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Comment: REVTex, 11 pages, no figures, figures (2) available upon request (e-mail to hakkinen at jyfl.jyu.fi), submitted to Phys. Rev. B
Comment: Review presented in the Conference on Strongly Coupled Coulomb Systems (SCCS), Camerino, July 2008
The electronic shell and supershell structure of triangular graphene quantum dots has been studied using density functional and tight-binding methods. The density functional calculations demonstrate that the electronic structure close to the Fermi energy is correctly described with a simple tight-binding model where only the p_z orbitals perpendicular to the graphene layer are included. The results show that (i) both at the bottom and at the top of the p_z band a supershell structure similar to that of free electrons confined in a triangular cavity is seen, (ii) close to the Fermi level the shell structure is that of free massless particles, (iii) triangles with armchair edges show an additional sequence of levels ('ghost states') absent for triangles with zigzag edges while the latter exhibit edge states, and (iv) the observed shell...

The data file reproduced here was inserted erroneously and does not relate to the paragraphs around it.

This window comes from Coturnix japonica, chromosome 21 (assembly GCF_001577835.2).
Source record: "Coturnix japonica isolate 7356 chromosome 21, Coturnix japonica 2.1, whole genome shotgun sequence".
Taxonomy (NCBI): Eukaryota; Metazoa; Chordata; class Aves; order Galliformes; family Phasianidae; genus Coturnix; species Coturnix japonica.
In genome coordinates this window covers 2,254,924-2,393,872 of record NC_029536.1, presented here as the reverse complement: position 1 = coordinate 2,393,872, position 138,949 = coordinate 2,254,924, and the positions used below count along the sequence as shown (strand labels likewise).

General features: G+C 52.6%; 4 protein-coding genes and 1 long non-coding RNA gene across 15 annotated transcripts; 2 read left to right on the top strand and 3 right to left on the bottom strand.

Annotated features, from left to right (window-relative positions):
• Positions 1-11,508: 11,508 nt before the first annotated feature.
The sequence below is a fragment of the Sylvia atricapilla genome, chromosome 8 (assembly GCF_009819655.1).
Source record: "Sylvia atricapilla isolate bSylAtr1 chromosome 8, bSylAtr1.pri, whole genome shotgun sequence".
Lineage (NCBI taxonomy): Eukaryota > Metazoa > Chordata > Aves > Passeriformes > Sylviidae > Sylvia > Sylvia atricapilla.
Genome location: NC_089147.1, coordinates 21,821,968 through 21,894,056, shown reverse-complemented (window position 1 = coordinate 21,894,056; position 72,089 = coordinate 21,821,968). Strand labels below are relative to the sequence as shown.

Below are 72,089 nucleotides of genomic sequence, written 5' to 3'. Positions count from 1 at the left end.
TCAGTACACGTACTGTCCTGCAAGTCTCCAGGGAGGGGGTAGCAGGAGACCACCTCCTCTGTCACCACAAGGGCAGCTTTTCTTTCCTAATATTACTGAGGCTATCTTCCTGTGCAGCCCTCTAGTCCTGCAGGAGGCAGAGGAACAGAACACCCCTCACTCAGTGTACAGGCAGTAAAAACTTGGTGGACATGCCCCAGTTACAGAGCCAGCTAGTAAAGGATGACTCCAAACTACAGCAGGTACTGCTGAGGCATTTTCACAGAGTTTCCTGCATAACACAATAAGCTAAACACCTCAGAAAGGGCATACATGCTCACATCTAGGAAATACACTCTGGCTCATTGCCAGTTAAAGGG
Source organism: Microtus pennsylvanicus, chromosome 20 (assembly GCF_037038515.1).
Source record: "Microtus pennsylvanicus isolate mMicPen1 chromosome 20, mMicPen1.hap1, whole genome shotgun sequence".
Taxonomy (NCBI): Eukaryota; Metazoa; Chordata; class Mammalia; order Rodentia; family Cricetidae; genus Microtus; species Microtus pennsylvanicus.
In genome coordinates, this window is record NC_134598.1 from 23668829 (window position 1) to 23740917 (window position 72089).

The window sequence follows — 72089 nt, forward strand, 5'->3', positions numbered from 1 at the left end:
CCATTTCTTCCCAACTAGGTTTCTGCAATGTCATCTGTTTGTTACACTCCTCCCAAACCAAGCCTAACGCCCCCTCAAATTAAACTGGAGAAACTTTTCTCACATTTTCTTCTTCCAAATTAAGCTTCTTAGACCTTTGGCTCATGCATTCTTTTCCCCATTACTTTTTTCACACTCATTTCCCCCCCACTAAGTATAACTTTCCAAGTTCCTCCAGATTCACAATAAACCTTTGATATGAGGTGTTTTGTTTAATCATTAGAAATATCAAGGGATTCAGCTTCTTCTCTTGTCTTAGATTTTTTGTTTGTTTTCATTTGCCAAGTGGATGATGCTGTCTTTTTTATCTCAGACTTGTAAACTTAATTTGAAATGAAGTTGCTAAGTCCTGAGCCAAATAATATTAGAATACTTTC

Magnetic properties of two and three-dimensional clusters of quantum dots are studied with exact diagonalization of a generalized Hubbard model. We study the weak coupling limit, where the electrons interact only within a quantum dot and consider cases where the second or third harmonic oscillator shell is partially filled. The results show that in the case of half-filled shell the magnetism is determined by the antiferromagnetic Heisenberg model with spin 1/2, 1 or 3/2, depending on the number of electrons in the open shell. For other fillings the system in most cases favors a large total spin, indicating a ferromagnetic coupling between the dots.
The electronic shell structure of triangular, hexagonal and round graphene quantum dots (flakes) near the Fermi level has been studied using a tight-binding method. The results show that close to the Fermi level the shell structure of a triangular flake is that of free massless particles, and that triangles with an armchair edge show an additional sequence of levels ("ghost states"). These levels result from the graphene band structure and the plane wave solution of the wave equation, and they are absent for triangles with an zigzag edge. All zigzag triangles exhibit a prominent edge state at the Fermi level, and few low-energy conduction electron states occur both in triangular and hexagonal flakes due to symmetry reasons. Armchair triangles can be used as building blocks for other types of flakes that support the ghost states. Edge...
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